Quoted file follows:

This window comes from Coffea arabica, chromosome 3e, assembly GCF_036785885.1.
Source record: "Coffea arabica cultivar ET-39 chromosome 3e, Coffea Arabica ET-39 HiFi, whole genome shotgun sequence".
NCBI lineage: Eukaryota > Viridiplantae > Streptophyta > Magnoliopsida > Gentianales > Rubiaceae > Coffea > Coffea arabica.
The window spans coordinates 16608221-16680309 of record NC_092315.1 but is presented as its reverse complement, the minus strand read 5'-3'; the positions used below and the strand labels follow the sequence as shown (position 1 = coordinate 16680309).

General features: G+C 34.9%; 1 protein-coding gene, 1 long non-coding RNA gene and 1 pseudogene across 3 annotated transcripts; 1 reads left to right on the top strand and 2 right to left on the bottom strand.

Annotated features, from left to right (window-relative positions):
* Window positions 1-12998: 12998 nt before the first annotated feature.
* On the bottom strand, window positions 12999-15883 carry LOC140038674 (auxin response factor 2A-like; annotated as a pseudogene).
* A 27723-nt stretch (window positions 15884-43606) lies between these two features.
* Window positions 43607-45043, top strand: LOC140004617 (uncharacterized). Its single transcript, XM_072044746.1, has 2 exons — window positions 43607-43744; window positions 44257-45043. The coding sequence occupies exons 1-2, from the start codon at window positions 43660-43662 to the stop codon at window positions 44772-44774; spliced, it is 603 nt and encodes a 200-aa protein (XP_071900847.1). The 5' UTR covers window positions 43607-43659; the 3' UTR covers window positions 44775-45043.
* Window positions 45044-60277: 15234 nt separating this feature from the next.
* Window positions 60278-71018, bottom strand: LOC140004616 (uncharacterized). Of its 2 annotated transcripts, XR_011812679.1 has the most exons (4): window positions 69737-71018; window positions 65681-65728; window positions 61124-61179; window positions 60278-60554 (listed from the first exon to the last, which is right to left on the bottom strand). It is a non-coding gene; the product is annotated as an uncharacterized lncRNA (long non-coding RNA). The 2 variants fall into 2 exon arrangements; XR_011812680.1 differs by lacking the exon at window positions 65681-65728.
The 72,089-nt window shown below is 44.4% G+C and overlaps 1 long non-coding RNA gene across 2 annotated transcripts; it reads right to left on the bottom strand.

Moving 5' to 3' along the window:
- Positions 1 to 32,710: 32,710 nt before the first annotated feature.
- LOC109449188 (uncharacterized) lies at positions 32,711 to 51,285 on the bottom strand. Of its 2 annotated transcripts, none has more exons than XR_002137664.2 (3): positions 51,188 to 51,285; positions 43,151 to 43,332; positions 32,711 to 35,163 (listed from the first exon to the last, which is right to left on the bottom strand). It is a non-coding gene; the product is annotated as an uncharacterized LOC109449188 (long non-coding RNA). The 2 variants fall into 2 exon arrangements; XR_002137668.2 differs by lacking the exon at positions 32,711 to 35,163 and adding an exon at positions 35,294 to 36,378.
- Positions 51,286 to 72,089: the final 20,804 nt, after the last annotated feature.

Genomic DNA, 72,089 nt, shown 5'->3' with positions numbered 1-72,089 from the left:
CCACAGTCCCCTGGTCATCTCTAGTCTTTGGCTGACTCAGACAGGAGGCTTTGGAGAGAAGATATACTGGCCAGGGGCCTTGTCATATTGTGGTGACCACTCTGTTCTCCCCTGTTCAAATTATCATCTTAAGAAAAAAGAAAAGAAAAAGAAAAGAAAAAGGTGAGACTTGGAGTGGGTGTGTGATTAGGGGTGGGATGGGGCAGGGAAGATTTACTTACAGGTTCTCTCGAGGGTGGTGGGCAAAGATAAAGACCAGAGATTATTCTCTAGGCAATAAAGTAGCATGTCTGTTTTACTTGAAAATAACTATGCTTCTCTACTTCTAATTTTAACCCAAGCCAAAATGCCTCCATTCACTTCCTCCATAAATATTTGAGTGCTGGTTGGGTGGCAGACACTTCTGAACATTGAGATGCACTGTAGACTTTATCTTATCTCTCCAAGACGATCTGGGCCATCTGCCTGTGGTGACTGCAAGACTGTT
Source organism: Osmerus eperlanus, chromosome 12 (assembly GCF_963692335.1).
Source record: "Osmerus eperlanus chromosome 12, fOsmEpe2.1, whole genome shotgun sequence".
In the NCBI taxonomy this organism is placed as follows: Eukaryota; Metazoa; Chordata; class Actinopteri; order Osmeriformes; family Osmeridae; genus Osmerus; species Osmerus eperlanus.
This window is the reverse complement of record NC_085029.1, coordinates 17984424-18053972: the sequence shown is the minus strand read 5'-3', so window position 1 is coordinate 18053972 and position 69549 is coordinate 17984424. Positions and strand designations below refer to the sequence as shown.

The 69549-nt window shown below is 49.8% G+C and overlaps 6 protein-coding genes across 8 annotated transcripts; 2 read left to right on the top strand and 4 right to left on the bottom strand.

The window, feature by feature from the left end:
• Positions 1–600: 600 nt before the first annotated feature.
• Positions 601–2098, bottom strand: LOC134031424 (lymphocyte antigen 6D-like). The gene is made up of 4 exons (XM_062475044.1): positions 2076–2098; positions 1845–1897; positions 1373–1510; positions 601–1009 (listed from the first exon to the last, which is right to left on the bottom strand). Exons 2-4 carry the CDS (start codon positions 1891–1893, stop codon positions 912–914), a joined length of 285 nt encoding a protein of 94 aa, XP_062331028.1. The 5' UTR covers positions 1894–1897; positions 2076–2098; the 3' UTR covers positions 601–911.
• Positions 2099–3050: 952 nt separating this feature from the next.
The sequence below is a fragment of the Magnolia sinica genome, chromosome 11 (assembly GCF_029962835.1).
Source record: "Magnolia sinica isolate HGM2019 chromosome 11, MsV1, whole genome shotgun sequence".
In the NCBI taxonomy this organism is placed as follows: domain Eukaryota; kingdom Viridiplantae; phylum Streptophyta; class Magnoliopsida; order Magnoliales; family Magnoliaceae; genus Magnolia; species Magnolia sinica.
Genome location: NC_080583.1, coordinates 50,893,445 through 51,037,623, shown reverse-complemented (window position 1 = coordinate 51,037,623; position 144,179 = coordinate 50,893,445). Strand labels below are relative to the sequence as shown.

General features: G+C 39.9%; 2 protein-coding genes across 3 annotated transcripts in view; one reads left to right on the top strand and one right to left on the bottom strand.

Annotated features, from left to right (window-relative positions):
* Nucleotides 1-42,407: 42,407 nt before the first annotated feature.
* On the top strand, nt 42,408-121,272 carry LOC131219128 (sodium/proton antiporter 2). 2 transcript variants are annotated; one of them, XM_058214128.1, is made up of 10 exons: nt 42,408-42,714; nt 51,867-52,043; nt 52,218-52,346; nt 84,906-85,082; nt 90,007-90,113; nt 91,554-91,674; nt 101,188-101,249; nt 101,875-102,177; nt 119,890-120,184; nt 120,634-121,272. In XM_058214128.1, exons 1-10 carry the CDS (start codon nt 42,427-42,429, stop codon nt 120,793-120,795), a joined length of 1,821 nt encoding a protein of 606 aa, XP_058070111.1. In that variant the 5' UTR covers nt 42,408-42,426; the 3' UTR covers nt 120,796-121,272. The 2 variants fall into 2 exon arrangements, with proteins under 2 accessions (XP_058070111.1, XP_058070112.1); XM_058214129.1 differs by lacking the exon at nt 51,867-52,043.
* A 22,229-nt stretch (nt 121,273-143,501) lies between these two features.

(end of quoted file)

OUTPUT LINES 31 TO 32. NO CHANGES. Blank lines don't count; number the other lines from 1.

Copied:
In the NCBI taxonomy this organism is placed as follows: domain Eukaryota; kingdom Viridiplantae; phylum Streptophyta; class Magnoliopsida; order Magnoliales; family Magnoliaceae; genus Magnolia; species Magnolia sinica.
Genome location: NC_080583.1, coordinates 50,893,445 through 51,037,623, shown reverse-complemented (window position 1 = coordinate 51,037,623; position 144,179 = coordinate 50,893,445). Strand labels below are relative to the sequence as shown.